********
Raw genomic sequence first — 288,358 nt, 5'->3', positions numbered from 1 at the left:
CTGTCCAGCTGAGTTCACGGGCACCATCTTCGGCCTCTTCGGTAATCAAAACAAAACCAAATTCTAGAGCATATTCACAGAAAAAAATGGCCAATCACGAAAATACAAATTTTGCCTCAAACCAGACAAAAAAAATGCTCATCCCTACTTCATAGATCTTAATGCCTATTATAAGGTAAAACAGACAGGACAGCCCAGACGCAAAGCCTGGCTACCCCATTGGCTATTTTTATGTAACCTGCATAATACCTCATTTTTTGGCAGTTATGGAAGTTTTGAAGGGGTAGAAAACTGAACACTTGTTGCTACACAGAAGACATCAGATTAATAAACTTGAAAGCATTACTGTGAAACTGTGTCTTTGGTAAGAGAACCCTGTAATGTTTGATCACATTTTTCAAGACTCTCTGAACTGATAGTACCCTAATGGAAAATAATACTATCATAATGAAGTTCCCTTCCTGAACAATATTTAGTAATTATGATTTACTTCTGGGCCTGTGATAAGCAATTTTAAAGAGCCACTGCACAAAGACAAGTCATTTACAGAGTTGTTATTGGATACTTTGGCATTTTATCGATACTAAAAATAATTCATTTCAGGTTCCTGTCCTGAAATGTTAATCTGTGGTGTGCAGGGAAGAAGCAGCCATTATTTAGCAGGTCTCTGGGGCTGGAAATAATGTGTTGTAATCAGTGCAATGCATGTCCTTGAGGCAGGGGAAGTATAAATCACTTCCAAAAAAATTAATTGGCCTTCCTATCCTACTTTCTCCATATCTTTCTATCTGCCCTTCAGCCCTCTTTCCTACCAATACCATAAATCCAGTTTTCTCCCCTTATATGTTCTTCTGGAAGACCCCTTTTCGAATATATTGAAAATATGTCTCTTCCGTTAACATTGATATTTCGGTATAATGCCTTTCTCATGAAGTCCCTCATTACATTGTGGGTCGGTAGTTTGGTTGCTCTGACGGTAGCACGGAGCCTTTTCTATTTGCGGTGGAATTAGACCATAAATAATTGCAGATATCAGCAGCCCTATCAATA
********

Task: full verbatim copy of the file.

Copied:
Raw genomic sequence first — 288,358 nt, 5'->3', positions numbered from 1 at the left:
CTGTCCAGCTGAGTTCACGGGCACCATCTTCGGCCTCTTCGGTAATCAAAACAAAACCAAATTCTAGAGCATATTCACAGAAAAAAATGGCCAATCACGAAAATACAAATTTTGCCTCAAACCAGACAAAAAAAATGCTCATCCCTACTTCATAGATCTTAATGCCTATTATAAGGTAAAACAGACAGGACAGCCCAGACGCAAAGCCTGGCTACCCCATTGGCTATTTTTATGTAACCTGCATAATACCTCATTTTTTGGCAGTTATGGAAGTTTTGAAGGGGTAGAAAACTGAACACTTGTTGCTACACAGAAGACATCAGATTAATAAACTTGAAAGCATTACTGTGAAACTGTGTCTTTGGTAAGAGAACCCTGTAATGTTTGATCACATTTTTCAAGACTCTCTGAACTGATAGTACCCTAATGGAAAATAATACTATCATAATGAAGTTCCCTTCCTGAACAATATTTAGTAATTATGATTTACTTCTGGGCCTGTGATAAGCAATTTTAAAGAGCCACTGCACAAAGACAAGTCATTTACAGAGTTGTTATTGGATACTTTGGCATTTTATCGATACTAAAAATAATTCATTTCAGGTTCCTGTCCTGAAATGTTAATCTGTGGTGTGCAGGGAAGAAGCAGCCATTATTTAGCAGGTCTCTGGGGCTGGAAATAATGTGTTGTAATCAGTGCAATGCATGTCCTTGAGGCAGGGGAAGTATAAATCACTTCCAAAAAAATTAATTGGCCTTCCTATCCTACTTTCTCCATATCTTTCTATCTGCCCTTCAGCCCTCTTTCCTACCAATACCATAAATCCAGTTTTCTCCCCTTATATGTTCTTCTGGAAGACCCCTTTTCGAATATATTGAAAATATGTCTCTTCCGTTAACATTGATATTTCGGTATAATGCCTTTCTCATGAAGTCCCTCATTACATTGTGGGTCGGTAGTTTGGTTGCTCTGACGGTAGCACGGAGCCTTTTCTATTTGCGGTGGAATTAGACCATAAATAATTGCAGATATCAGCAGCCCTATCAATA